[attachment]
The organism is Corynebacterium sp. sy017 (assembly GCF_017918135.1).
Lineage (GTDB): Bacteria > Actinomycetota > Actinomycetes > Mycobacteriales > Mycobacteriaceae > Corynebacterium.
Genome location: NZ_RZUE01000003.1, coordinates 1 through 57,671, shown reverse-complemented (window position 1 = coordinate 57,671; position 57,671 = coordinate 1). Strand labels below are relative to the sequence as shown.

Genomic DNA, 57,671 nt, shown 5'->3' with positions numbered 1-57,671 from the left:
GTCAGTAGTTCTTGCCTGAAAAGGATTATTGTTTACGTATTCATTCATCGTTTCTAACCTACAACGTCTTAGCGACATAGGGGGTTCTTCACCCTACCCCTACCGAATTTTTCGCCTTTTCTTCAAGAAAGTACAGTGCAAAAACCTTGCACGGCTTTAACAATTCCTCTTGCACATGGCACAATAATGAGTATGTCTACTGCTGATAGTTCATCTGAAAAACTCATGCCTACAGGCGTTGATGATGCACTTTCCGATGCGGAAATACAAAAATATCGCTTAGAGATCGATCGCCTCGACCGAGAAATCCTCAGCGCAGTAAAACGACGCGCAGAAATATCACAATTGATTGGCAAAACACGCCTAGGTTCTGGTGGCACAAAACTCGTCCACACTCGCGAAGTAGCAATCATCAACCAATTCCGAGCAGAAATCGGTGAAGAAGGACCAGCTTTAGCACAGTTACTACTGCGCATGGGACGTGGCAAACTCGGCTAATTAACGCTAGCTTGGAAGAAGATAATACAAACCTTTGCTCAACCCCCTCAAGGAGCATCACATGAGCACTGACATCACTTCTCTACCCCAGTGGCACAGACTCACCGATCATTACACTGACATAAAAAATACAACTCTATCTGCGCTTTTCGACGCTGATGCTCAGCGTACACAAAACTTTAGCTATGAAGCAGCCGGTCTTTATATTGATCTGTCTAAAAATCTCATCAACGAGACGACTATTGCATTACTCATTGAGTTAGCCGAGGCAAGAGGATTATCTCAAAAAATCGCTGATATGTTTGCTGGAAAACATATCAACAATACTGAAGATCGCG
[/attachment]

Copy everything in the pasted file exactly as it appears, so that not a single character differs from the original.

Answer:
The organism is Corynebacterium sp. sy017 (assembly GCF_017918135.1).
Lineage (GTDB): Bacteria > Actinomycetota > Actinomycetes > Mycobacteriales > Mycobacteriaceae > Corynebacterium.
Genome location: NZ_RZUE01000003.1, coordinates 1 through 57,671, shown reverse-complemented (window position 1 = coordinate 57,671; position 57,671 = coordinate 1). Strand labels below are relative to the sequence as shown.

Genomic DNA, 57,671 nt, shown 5'->3' with positions numbered 1-57,671 from the left:
GTCAGTAGTTCTTGCCTGAAAAGGATTATTGTTTACGTATTCATTCATCGTTTCTAACCTACAACGTCTTAGCGACATAGGGGGTTCTTCACCCTACCCCTACCGAATTTTTCGCCTTTTCTTCAAGAAAGTACAGTGCAAAAACCTTGCACGGCTTTAACAATTCCTCTTGCACATGGCACAATAATGAGTATGTCTACTGCTGATAGTTCATCTGAAAAACTCATGCCTACAGGCGTTGATGATGCACTTTCCGATGCGGAAATACAAAAATATCGCTTAGAGATCGATCGCCTCGACCGAGAAATCCTCAGCGCAGTAAAACGACGCGCAGAAATATCACAATTGATTGGCAAAACACGCCTAGGTTCTGGTGGCACAAAACTCGTCCACACTCGCGAAGTAGCAATCATCAACCAATTCCGAGCAGAAATCGGTGAAGAAGGACCAGCTTTAGCACAGTTACTACTGCGCATGGGACGTGGCAAACTCGGCTAATTAACGCTAGCTTGGAAGAAGATAATACAAACCTTTGCTCAACCCCCTCAAGGAGCATCACATGAGCACTGACATCACTTCTCTACCCCAGTGGCACAGACTCACCGATCATTACACTGACATAAAAAATACAACTCTATCTGCGCTTTTCGACGCTGATGCTCAGCGTACACAAAACTTTAGCTATGAAGCAGCCGGTCTTTATATTGATCTGTCTAAAAATCTCATCAACGAGACGACTATTGCATTACTCATTGAGTTAGCCGAGGCAAGAGGATTATCTCAAAAAATCGCTGATATGTTTGCTGGAAAACATATCAACAATACTGAAGATCGCG